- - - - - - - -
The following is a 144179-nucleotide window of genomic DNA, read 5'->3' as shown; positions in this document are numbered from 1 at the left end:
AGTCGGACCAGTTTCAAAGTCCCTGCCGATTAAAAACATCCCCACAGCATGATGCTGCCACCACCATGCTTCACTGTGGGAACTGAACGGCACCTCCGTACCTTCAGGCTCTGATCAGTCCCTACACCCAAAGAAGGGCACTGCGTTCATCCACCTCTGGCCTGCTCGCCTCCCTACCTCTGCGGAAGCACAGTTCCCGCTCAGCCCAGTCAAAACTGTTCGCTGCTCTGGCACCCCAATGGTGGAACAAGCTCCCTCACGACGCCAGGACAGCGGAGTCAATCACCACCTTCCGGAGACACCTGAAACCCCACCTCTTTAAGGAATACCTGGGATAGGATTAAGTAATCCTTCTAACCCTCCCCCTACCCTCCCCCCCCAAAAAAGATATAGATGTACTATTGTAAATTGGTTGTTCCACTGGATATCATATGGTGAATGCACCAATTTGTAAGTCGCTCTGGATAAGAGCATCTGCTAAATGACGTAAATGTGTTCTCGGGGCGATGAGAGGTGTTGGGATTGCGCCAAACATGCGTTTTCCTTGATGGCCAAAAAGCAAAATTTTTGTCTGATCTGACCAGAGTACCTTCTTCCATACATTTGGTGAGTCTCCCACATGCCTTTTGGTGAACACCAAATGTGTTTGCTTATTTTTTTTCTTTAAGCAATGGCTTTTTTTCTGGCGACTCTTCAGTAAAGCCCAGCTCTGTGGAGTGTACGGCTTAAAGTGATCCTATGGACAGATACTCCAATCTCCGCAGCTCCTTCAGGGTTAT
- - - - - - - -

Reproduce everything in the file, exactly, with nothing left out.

The following is a 144179-nucleotide window of genomic DNA, read 5'->3' as shown; positions in this document are numbered from 1 at the left end:
AGTCGGACCAGTTTCAAAGTCCCTGCCGATTAAAAACATCCCCACAGCATGATGCTGCCACCACCATGCTTCACTGTGGGAACTGAACGGCACCTCCGTACCTTCAGGCTCTGATCAGTCCCTACACCCAAAGAAGGGCACTGCGTTCATCCACCTCTGGCCTGCTCGCCTCCCTACCTCTGCGGAAGCACAGTTCCCGCTCAGCCCAGTCAAAACTGTTCGCTGCTCTGGCACCCCAATGGTGGAACAAGCTCCCTCACGACGCCAGGACAGCGGAGTCAATCACCACCTTCCGGAGACACCTGAAACCCCACCTCTTTAAGGAATACCTGGGATAGGATTAAGTAATCCTTCTAACCCTCCCCCTACCCTCCCCCCCCAAAAAAGATATAGATGTACTATTGTAAATTGGTTGTTCCACTGGATATCATATGGTGAATGCACCAATTTGTAAGTCGCTCTGGATAAGAGCATCTGCTAAATGACGTAAATGTGTTCTCGGGGCGATGAGAGGTGTTGGGATTGCGCCAAACATGCGTTTTCCTTGATGGCCAAAAAGCAAAATTTTTGTCTGATCTGACCAGAGTACCTTCTTCCATACATTTGGTGAGTCTCCCACATGCCTTTTGGTGAACACCAAATGTGTTTGCTTATTTTTTTTCTTTAAGCAATGGCTTTTTTTCTGGCGACTCTTCAGTAAAGCCCAGCTCTGTGGAGTGTACGGCTTAAAGTGATCCTATGGACAGATACTCCAATCTCCGCAGCTCCTTCAGGGTTAT